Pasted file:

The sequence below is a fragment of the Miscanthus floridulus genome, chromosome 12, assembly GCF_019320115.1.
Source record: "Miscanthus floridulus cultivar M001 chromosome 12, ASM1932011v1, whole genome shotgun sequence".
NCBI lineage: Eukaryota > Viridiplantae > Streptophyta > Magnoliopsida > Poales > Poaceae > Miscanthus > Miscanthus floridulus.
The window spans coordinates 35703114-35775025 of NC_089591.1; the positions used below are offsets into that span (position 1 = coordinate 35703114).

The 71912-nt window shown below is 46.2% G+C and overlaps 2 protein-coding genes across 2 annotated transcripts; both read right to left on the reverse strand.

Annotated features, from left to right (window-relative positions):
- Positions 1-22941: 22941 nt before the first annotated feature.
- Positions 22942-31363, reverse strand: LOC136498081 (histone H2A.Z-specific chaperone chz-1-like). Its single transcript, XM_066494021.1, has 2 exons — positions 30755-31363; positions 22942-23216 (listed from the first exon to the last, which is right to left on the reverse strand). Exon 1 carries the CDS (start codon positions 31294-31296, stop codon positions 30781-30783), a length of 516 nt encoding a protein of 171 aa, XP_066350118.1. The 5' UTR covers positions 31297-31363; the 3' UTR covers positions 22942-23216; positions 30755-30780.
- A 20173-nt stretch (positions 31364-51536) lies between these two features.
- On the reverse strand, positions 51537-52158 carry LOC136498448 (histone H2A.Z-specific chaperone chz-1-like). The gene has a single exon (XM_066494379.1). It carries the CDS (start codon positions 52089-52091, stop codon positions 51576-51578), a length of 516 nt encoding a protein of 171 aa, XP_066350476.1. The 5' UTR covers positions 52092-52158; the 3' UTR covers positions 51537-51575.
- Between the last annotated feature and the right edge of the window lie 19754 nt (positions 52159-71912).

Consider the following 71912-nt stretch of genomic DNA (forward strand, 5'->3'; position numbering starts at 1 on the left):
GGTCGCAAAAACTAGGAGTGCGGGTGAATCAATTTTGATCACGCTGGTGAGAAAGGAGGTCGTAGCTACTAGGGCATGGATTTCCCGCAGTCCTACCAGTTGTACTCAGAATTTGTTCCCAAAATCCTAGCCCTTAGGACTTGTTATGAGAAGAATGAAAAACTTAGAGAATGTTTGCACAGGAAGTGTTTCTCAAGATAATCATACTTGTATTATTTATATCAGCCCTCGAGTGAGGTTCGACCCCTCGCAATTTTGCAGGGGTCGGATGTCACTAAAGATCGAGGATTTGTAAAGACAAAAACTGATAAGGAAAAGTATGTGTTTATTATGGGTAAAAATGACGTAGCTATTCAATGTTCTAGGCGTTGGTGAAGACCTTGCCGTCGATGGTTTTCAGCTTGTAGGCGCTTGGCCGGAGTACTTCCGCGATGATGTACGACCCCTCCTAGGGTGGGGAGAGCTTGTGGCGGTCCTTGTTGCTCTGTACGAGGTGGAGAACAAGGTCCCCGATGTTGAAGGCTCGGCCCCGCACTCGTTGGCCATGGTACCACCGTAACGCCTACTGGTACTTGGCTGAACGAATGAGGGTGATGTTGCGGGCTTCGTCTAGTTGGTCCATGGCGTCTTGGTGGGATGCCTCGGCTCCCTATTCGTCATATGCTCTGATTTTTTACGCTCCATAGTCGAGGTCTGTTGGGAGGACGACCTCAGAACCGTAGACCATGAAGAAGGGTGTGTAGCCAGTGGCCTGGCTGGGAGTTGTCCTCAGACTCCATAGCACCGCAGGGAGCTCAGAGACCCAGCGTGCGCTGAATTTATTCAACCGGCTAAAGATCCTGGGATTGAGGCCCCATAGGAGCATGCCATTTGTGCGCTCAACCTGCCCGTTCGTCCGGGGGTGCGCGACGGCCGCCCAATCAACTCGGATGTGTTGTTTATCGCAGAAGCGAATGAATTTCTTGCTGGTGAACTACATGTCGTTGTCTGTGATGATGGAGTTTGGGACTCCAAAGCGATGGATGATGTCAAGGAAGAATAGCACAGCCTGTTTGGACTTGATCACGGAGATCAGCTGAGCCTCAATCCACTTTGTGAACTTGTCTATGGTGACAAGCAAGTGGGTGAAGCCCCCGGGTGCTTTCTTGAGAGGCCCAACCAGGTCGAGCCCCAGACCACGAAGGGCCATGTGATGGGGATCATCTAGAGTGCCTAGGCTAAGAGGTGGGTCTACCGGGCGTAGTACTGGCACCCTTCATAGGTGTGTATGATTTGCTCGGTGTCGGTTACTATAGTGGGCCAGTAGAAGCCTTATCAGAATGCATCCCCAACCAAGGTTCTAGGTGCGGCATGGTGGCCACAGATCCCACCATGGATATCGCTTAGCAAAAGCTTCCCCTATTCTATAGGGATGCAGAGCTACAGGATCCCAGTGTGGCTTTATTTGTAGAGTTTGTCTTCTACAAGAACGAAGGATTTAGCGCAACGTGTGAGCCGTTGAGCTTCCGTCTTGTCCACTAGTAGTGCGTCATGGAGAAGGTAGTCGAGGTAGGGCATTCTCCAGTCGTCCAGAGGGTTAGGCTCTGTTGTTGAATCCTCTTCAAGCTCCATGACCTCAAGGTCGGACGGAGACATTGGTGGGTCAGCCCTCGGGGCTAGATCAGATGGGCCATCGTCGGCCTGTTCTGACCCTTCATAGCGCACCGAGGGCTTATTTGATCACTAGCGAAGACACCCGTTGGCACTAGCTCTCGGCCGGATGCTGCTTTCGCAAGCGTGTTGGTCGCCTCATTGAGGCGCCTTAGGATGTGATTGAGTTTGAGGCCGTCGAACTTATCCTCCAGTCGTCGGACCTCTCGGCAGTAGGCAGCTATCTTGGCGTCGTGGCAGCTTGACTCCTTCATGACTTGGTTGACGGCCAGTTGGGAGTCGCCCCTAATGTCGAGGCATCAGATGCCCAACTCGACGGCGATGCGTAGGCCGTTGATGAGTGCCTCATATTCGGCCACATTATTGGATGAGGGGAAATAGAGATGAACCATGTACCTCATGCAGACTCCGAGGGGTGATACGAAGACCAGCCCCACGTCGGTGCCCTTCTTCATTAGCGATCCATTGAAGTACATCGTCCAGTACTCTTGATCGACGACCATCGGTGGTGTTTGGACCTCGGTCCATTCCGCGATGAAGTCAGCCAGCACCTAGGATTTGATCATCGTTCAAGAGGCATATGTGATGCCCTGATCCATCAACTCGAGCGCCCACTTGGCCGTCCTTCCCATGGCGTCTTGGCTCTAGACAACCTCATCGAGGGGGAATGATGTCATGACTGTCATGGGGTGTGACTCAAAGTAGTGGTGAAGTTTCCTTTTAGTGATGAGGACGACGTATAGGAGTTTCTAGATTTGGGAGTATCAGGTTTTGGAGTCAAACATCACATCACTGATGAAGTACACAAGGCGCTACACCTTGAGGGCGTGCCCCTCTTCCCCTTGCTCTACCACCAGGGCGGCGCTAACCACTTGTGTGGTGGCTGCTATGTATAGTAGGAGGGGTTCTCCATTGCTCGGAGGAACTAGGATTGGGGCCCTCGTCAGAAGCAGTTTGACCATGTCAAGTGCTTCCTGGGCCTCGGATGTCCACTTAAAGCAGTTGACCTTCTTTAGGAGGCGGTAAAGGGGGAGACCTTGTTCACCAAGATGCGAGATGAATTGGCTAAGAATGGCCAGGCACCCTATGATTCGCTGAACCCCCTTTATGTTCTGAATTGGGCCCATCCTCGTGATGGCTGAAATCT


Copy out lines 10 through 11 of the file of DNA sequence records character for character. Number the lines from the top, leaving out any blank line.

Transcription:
- On the reverse strand, positions 51537-52158 carry LOC136498448 (histone H2A.Z-specific chaperone chz-1-like). The gene has a single exon (XM_066494379.1). It carries the CDS (start codon positions 52089-52091, stop codon positions 51576-51578), a length of 516 nt encoding a protein of 171 aa, XP_066350476.1. The 5' UTR covers positions 52092-52158; the 3' UTR covers positions 51537-51575.
- Between the last annotated feature and the right edge of the window lie 19754 nt (positions 52159-71912).